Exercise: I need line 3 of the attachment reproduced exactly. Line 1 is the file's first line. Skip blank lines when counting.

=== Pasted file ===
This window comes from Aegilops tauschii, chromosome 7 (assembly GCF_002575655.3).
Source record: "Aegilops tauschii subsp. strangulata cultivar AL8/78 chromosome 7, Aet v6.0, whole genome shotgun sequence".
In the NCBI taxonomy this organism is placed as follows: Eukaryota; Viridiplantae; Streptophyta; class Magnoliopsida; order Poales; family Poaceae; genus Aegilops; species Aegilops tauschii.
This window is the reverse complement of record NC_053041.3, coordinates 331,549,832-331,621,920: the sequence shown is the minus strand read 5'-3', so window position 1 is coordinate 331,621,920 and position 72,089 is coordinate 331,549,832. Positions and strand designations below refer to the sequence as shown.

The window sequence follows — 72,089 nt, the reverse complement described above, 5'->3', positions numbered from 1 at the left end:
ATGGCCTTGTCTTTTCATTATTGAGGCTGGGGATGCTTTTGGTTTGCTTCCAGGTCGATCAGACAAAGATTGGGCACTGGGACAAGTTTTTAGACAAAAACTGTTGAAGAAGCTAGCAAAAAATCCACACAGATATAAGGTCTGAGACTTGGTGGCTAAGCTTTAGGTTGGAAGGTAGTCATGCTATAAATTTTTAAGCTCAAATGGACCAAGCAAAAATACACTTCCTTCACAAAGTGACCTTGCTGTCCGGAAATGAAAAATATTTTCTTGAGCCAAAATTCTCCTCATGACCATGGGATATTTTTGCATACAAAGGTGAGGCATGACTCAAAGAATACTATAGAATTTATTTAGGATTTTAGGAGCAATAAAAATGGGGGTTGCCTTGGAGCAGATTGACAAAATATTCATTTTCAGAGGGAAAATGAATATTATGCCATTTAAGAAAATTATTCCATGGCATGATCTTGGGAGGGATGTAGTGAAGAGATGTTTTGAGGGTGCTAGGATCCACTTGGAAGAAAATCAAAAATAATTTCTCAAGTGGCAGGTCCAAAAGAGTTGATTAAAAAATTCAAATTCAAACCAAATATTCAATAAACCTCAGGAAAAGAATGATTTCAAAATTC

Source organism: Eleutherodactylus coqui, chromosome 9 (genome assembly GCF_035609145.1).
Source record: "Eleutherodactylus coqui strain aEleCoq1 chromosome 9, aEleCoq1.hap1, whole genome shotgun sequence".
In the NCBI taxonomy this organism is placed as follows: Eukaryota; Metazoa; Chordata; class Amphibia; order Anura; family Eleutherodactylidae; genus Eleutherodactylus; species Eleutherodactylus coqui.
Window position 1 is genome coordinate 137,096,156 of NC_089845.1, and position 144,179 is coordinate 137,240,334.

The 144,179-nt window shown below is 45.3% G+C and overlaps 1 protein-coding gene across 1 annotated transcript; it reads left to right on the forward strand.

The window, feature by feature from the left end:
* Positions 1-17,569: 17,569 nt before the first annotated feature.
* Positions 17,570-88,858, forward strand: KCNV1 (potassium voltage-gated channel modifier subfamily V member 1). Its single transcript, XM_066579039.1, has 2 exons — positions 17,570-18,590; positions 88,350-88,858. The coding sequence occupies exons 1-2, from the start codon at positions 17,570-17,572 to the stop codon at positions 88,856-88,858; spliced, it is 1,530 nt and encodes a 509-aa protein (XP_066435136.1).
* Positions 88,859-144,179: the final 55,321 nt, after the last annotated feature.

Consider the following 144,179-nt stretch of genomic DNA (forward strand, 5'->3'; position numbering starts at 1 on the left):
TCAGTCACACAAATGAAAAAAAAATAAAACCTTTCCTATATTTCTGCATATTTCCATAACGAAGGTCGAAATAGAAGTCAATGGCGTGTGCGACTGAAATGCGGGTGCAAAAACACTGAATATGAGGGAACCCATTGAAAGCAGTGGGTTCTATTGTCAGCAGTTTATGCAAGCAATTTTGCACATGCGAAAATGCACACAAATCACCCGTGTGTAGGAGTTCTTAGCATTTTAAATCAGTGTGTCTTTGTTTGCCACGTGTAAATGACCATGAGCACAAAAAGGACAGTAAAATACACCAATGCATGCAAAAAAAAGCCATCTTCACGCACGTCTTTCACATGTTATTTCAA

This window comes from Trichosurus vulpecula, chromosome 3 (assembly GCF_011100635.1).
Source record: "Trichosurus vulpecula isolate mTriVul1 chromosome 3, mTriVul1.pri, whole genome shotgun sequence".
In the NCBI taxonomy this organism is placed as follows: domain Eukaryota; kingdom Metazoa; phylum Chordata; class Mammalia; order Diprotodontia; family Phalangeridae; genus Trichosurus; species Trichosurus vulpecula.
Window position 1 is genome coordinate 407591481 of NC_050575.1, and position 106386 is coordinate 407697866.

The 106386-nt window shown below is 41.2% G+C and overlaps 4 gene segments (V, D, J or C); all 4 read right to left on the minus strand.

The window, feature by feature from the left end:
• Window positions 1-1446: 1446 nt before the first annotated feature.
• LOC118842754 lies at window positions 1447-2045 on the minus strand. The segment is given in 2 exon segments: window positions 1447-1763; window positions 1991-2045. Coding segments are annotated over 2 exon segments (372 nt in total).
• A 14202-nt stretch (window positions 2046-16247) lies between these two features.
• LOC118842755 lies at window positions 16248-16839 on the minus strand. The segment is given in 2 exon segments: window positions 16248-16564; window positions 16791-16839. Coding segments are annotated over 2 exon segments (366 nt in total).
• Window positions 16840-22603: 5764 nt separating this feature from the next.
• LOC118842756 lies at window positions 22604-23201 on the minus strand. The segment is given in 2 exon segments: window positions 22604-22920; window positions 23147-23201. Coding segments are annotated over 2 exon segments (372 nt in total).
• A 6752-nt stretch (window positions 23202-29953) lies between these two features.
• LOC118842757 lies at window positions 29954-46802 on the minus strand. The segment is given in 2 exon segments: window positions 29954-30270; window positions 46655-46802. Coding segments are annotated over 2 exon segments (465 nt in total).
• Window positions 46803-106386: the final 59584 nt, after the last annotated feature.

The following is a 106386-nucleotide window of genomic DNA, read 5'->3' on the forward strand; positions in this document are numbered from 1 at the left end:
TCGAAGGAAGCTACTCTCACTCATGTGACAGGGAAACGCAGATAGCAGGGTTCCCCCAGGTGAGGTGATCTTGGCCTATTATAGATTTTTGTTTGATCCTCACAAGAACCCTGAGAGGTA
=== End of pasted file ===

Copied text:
In the NCBI taxonomy this organism is placed as follows: Eukaryota; Viridiplantae; Streptophyta; class Magnoliopsida; order Poales; family Poaceae; genus Aegilops; species Aegilops tauschii.